On the canonization of Archbishop Oscar Romero

Archbishop Oscar Romero will soon be declared a saint in the Roman Catholic Church. Long recognized as a candidate worthy of sainthood by popular acclaim, the Vatican has made moves to officially canonize Romero, that is, to formally recognize him as a saint. Pope Francis, a Latin American and a champion of the poor, has ruled that the declaration of sainthood will come following the usual process; this involves recognition of a miracle attributed to him by the Vatican theological and medical commission. In the Catholic tradition, saints do not have to perform miracles, but as those who are believed to intercede in the heavenly realm on behalf of petitioners, a miracle in response to a prayer directed through a particular person can result in canonization.

As one who stands in the Protestant tradition, I have a different understanding of what constitutes a saint; a miracle of healing through intercession is not my standard of recognition. In the New Testament, the saints are the holy ones, those who form the church. Those who are specifically recognized as exceptional are surely those who live outstanding or exemplary lives of witness to the faith that has informed and directed them. For me, a saint is one who has borne extraordinary witness to the faith. In the Greek of the New Testament, the word for witness – marturos – is the same root that gives us our English word martyr.

Oscar Romero meets both the original and the contemporary terms of marturos. A champion of the poor of El Salvador, Romero was a symbol of the loss of freedom and human rights in Latin America after being gunned down in March 1980 by a right-wing death squad while celebrating Mass. John Paul II, raised under a communist regime in Poland, expressed great concern about the political activity of Romero and the links between his theology of liberation and the Marxist social analysis often employed by liberation theologians; while he had recognized Romero as a witness to the faith, he did not push the agenda of his canonization.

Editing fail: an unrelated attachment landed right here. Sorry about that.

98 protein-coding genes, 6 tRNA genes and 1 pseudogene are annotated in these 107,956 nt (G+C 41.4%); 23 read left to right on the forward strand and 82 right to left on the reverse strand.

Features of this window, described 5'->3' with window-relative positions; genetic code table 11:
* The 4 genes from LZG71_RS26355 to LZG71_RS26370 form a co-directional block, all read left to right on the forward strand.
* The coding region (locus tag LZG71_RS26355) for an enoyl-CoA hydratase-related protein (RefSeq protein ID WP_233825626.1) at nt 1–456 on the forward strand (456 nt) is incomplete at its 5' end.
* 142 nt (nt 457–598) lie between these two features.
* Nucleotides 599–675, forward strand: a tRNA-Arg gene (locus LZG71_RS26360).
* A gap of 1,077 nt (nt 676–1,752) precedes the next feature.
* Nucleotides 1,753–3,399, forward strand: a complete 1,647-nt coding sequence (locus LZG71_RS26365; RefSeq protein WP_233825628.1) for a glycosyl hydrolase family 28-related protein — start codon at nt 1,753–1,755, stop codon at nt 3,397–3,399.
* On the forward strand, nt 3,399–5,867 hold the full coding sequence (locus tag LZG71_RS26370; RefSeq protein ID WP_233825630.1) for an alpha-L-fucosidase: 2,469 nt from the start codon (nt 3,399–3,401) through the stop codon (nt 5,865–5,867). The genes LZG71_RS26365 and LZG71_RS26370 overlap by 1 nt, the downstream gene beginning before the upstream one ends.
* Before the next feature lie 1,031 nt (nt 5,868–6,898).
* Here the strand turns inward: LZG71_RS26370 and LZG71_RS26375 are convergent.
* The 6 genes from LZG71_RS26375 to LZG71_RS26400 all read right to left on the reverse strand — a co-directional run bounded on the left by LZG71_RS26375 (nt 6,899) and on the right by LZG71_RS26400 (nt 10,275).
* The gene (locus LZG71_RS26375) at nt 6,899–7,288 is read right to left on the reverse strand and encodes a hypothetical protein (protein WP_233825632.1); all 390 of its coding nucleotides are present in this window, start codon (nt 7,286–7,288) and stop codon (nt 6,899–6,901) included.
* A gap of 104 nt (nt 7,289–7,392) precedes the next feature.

Preaching prophetically, Romero often used his sermons to denounce the repression practiced by the Salvadoran regime, and to call for more rights for the downtrodden and the poor. During the Salvadoran Civil War, he appealed particularly in the last sermon he delivered, on March 24, 1980, to the soldiers of the Salvadoran army to respond to the higher law of love and justice, and to stop killing their brothers and sisters. In his homilies and pastoral letters and on his radio broadcasts over several years preceding his death, Archbishop Romero condemned the country’s oligarchy: the rulership of the nation resided in the hands of a few families who owned most of the land. He also condemned the violence employed to hold on to power; Salvadoran peasants had risen up against the feudal regime, demanding ownership of their land and the military responded with violent acts of repression.

A witness to truth, justice, rights and care for the disenfranchised and marginalized, Romero was killed for his defiant and prophetic voice of condemnation directed against the repressive regime under which he lived, and died, a witness and martyr to the cause of faith and human rights. In a world of passive acquiescence to the powers that be, I believe his life and work were miracle enough for sainthood. May he be remembered as a saint and hero of the faith, inevitably to be immortalized in church windows so that his witness continues to live on, through stained glass.

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